I’ll Give You The Sun by Jandy Nelson is a beautiful coming-of-age story centered on twins Jude and Noah Sweetwine throughout their formative, adolescent years. Written in the points of view of both people, Nelson makes readers feel incredibly connected to the twins. Her ability to express the life-changing power of love, loss, grief, and art is unlike anything I’ve ever witnessed.
The combination of their superstitious upbringing by their mother and grandmother and their intertwining experiences with first love make for a captivatingly unique story. They both have imperfect first experiences with love which might just have been exactly what they needed. When Noah, supposedly their mother’s favourite and the more talented of the two, doesn’t get into art college, but Jude does, they have an epic falling-out and set out on detached paths of self-discovery. After their mother dies in a tragic car accident, they become even more disconnected. Noah completely cuts art out of his life and becomes obsessed with the perfect cliff dive and starts to come to terms with the fact that he’s gay. For Jude, we see how three years later, the incidents around the time of her mother’s death haunt her efforts at school. Ghosts are a common appearance in this novel; not only the twins’ exceedingly superstitious grandmother, who makes herself known constantly to Jude, but also their mother. Jude is convinced that she’s returned from the dead to ruin Jude’s attempts at sculpture.
We as readers quickly learn that their art is what divides them but also what unites them. Nelson so graphically describes the artistic process that you can feel the sand in between Jude’s hands as she makes her sand angels and the charcoal between Noah’s fingers as he sketches the inner-workings of his overactive imagination.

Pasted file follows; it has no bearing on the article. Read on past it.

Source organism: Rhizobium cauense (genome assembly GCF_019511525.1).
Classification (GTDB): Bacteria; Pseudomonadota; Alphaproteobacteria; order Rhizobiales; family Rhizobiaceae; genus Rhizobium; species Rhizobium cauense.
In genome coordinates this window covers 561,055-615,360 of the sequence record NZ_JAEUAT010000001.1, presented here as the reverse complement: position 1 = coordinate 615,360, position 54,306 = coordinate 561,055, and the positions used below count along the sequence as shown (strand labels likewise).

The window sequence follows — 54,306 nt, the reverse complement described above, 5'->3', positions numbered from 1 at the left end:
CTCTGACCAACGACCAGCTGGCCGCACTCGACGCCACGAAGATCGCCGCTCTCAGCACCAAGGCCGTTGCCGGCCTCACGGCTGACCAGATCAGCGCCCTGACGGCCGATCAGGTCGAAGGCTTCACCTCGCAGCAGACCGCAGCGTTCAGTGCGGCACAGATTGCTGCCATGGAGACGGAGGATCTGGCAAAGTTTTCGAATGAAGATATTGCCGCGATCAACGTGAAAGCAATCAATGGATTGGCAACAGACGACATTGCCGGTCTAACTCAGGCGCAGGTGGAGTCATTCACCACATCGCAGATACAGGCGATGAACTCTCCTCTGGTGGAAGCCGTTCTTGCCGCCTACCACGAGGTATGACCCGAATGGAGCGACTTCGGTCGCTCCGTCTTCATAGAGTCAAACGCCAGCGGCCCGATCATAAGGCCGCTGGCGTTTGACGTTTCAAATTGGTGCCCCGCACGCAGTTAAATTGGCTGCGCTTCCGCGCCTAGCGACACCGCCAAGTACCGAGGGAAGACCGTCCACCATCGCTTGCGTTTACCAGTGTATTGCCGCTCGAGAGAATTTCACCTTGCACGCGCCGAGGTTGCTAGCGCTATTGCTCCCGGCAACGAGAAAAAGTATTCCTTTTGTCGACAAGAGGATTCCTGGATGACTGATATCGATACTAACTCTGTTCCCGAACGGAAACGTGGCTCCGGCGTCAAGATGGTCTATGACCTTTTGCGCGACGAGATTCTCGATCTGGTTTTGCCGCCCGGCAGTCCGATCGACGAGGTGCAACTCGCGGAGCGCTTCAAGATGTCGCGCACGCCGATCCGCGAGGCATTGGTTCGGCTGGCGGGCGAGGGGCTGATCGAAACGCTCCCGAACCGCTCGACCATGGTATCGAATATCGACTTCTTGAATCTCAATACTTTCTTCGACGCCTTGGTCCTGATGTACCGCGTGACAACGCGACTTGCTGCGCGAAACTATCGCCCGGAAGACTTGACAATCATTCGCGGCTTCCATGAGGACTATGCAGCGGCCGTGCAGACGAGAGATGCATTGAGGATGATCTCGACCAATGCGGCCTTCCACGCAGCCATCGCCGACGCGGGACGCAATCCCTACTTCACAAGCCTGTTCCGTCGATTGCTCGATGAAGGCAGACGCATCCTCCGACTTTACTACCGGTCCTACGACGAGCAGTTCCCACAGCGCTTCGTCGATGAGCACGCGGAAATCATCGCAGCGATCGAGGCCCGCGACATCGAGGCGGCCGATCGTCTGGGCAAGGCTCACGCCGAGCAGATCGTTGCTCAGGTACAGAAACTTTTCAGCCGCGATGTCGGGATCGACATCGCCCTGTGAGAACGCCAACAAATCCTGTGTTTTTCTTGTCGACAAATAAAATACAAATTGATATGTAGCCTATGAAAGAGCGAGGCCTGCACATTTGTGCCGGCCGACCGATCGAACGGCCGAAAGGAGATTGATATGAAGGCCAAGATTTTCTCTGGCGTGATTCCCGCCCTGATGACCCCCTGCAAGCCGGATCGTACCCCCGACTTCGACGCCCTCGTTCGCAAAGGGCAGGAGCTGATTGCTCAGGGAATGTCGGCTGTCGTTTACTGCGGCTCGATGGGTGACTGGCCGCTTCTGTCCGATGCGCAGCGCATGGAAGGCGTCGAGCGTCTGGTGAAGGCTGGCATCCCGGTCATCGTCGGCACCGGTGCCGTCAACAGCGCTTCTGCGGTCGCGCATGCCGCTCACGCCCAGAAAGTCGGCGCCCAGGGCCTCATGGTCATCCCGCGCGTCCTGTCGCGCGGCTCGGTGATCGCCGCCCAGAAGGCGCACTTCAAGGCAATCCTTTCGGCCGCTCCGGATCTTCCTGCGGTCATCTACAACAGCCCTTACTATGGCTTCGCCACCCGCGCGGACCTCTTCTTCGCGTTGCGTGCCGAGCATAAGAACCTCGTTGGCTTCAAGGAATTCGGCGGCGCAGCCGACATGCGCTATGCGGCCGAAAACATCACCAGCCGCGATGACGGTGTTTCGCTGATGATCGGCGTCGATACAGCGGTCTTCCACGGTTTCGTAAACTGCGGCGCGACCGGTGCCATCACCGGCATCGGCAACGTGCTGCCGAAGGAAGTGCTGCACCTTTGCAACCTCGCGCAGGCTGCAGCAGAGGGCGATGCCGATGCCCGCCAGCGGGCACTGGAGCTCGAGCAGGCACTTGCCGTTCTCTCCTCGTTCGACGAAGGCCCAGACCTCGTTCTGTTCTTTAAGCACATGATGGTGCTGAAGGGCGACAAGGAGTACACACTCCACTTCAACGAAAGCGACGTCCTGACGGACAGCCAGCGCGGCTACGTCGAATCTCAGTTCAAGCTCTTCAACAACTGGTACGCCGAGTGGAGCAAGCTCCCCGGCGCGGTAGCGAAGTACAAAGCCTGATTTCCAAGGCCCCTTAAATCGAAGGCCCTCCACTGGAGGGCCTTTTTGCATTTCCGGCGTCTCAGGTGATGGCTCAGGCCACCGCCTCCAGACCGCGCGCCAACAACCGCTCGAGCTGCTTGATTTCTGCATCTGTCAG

Although Nelson depicts their relationship as calming, more often than not it is almost constraining — conceivably contributing to the book’s agitated feel. One of their favorite pastimes is to divvy up the world between them, bartering over the sun or the trees or the oceans or the stars. You get the sense that the world is simply not large enough for the both of them. If you’re looking for a quick, easy read, then this is not the novel for you. Nelson’s almost lyrical writing style and constant changes in time demand readers’ attention for the novel’s entirety. It can be argued that these jumps back in forth through time make the story convoluted but I couldn’t disagree more. They make their narratives even more compelling by letting us see little shreds of information from both their pasts and presents that let us paint their pictures in our minds.